Reviewed by GREG KING

Director: Rob Marshall

Stars: Meryl Streep, Emily Blunt, James Corden, Anna Kendrick, Chris Pine, Johnny Depp, Billy Magnusson, Lilla Crawford, Daniel Huddlestone, MacKenzie Mauzy, Christine Baranski, Tracey Ullman, Frances de la Tour.

It’s taken nearly 27 years for Hollywood to bring Into The Woods to the screen, but ultimately this film adaptation may prove something of a disappointment to audiences who enjoyed the stage production.

Into The Woods is an adaptation of the 1987 Tony award-winning original hit Broadway musical written by James Lapine and legendary composer Stephen Sondheim, who provides the music and lyrics. This grim parable offered a modern twist on some familiar fairy tales, linking the plots of several familiar stories like Cinderella, Jack And The Beanstalk and Little Red Riding Hood. But Lapine and Sondheim were more interested in exploring the consequences of the characters’ wishes and quests, and it doesn’t all end happily ever after.

Lapine also penned the screenplay for the screen adaptation, which follows the classic tales of Cinderella (Anna Kendrick), Little Red Riding Hood (Lilla Crawford), Jack (Daniel Huttlestone, from Les Miserables) who trades his cow for some magical beans, and the long-haired Rapunzel (MacKenzie Mauzy) who is trapped inside a tower.

These popular fairy tale characters are intertwined with an original story involving a baker and his wife (James Corden and Emily Blunt) and their wish to begin a family. The couple are unable to have a child because a witch (Meryl Streep) has put a curse on them. To undo the spell, the couple must venture into the woods and bring back several items, including a cow as white as milk, a cape as red as blood, hair as yellow as corn, and a slipper as pure as gold. And they must deliver these objects to the witch before midnight three days hence, before the blue moon appears. This is an event that happens only once every hundred years.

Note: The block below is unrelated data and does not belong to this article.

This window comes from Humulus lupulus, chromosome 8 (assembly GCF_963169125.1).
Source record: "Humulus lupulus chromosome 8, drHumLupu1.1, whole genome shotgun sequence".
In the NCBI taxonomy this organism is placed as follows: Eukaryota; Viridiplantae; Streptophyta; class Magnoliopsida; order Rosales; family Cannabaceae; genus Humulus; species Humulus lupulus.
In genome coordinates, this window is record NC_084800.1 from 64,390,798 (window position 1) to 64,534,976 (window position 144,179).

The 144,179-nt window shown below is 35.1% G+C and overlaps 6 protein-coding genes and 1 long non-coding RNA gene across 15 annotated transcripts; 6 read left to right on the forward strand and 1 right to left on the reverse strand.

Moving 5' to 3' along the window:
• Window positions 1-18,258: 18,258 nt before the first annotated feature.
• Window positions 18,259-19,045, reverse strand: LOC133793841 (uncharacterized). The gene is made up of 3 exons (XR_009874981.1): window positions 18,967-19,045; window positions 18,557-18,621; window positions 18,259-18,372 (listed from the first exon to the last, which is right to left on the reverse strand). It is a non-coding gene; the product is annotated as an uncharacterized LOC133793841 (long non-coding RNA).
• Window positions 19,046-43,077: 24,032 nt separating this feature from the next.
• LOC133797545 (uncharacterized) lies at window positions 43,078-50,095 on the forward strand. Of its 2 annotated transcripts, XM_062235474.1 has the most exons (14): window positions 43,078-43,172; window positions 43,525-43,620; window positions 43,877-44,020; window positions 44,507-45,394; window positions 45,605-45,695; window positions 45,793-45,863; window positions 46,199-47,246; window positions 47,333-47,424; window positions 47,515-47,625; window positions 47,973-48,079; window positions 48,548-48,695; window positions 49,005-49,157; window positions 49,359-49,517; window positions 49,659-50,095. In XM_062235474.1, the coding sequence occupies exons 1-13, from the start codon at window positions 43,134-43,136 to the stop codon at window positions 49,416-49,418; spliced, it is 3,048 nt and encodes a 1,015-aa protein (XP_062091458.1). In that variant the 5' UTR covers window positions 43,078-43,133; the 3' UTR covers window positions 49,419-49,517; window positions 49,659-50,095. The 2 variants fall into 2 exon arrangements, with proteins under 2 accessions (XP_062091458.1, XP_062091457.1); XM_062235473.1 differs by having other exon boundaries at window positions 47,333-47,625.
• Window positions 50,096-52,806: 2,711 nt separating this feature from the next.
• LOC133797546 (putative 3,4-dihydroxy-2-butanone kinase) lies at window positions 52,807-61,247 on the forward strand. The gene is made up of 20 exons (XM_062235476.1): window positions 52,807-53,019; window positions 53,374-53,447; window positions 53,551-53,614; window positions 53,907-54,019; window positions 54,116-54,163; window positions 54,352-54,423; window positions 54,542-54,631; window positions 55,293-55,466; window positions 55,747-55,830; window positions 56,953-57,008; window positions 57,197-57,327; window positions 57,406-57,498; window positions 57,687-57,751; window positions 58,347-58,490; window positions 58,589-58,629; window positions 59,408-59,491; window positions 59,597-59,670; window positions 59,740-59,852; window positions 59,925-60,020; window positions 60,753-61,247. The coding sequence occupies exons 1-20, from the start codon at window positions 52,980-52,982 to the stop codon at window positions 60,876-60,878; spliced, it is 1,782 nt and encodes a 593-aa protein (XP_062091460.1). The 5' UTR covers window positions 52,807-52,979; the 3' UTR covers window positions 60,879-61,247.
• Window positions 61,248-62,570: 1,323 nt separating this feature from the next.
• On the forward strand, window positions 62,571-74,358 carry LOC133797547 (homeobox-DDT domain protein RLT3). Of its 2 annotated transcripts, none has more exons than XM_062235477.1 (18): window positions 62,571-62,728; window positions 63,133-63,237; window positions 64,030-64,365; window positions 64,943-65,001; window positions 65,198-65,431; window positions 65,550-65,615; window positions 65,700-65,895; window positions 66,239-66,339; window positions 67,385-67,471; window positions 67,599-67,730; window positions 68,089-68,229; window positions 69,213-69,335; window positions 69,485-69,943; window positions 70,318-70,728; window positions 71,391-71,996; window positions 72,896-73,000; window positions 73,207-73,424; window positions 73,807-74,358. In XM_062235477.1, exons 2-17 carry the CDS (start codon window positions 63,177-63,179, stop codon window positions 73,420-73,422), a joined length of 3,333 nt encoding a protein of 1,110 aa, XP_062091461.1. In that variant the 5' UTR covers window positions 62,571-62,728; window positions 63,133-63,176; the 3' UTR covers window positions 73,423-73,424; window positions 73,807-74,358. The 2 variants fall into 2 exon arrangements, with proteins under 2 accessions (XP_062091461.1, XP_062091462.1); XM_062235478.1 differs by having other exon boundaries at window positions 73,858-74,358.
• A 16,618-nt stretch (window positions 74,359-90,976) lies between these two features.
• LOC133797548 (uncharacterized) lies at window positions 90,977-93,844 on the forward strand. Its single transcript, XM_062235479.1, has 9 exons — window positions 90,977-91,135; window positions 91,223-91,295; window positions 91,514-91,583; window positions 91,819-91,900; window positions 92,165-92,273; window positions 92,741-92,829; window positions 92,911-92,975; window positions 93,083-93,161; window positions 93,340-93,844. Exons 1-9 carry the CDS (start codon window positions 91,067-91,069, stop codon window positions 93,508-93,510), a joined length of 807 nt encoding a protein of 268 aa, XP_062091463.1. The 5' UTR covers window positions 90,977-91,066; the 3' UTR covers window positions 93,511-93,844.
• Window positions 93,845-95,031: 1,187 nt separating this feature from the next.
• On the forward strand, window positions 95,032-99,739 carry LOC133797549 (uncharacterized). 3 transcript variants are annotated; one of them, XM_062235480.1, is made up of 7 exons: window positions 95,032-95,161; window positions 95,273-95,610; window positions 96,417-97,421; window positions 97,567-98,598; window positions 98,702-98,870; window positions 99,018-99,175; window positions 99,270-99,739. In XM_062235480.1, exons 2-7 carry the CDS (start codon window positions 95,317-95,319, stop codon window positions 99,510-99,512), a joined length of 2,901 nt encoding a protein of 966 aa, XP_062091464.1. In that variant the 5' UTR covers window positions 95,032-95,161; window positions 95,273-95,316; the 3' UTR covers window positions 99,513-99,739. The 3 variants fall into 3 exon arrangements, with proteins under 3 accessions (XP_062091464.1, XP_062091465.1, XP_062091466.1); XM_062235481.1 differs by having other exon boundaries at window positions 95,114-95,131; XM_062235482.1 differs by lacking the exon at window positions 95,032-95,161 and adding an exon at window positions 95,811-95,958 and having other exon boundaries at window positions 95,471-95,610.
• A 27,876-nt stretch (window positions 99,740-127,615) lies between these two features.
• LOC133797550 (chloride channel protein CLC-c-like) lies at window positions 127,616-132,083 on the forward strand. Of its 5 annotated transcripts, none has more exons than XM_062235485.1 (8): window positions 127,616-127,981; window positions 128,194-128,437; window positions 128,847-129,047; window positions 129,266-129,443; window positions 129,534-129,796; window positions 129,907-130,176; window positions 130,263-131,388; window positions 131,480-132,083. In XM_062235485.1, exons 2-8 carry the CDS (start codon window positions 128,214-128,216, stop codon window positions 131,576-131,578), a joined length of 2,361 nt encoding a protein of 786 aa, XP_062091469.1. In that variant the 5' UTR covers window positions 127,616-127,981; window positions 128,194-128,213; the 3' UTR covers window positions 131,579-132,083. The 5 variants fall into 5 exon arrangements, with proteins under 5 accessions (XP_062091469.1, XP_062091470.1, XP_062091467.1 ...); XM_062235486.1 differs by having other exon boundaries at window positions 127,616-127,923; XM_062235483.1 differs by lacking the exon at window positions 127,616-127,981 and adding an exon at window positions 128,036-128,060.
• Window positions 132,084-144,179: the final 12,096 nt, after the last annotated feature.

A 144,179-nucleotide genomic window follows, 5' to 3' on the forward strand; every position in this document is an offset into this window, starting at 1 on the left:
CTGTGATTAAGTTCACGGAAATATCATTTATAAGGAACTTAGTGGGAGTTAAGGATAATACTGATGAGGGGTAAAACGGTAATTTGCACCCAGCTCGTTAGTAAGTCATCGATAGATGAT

The first half of the film has a light hearted tone as it playfully reinvents these popular fairy tales. But the second half takes a darker turn as the characters face the emotional consequences of their selfish desires and actions, especially when a giant (Frances de la Tour) descends on the kingdom to wreak havoc. And the darker nature of these fairy tales is more in tune with the original writings of the Brothers Grimm than the more sanitised and sugar coated versions served up for the consumption of younger children, usually served up by Disney itself.

The big screen version of Into The Woods however is somewhat stolid. This adaptation has been helmed by Rob Marshall, the Tony nominated former theatre choreographer who brought the musical Chicago to the screen with great success and then nearly killed off the Pirates Of The Caribbean franchise. Unfortunately here his direction is fairly workmanlike, and at 124 minutes it soon becomes tiresome. Like Marshall’s disappointing Nine the film is clunky and falls flat. Most of the tricky compositions from Sondheim here are instantly forgettable, and there is no single show stopping number, which is not good for a musical. And the producers have stripped away the more sexually provocative elements of the original musical.

It’s almost as if the producers don’t think the material is strong enough on its own, as they have packed the cast with more A-listers than you can poke a magic wand at. Streep has proven in the past that she can do just about anything, although as she demonstrated in the screen adaptation of Abba’s musical Mamma Mia singing is not her strong point. Here though she scrapes by with a sort of combination talking/singing style.

Blunt bears much of the emotional weight of the material and is excellent. She and Corden (One Chance, One Man Two Guvnors, etc) develop a nice chemistry that enlivens the material. Kendrick exercised her vocal chords in the wonderful Pitch Perfect a couple of years ago, and she is quite good as Cinderella.

Johnny Depp continues his line of eccentric characterisations with a bizarre turn here as the seductive big bad wolf, a truly creepy character. This is a strange piece of casting that doesn’t work at all as he minces around in his garish costume. Thankfully though his role is brief. Chris Pine, who we recently saw hamming it up in Horrible Bosses 2, has fun here and is great in a parody of the familiar Prince Charming role, playing him here as an egotistical, shallow and pompous doofus.

Marshall doesn’t open the film up much beyond its stage origins, and most of the action takes place in the twisting, labyrinthine woods themselves, giving the material a claustrophobic feeling. The film has been nicely shot though by veteran cinematographer Dion Bebe, who gives the woods a suitably foreboding and menacing quality.

Into The Woods is a surprisingly dark film from the Disney studios, normally known for its child friendly fare and comedies featuring wholesome princesses and fairies. However, the studio recently gave us a darker twist on the familiar Sleeping Beauty legend with Maleficent.



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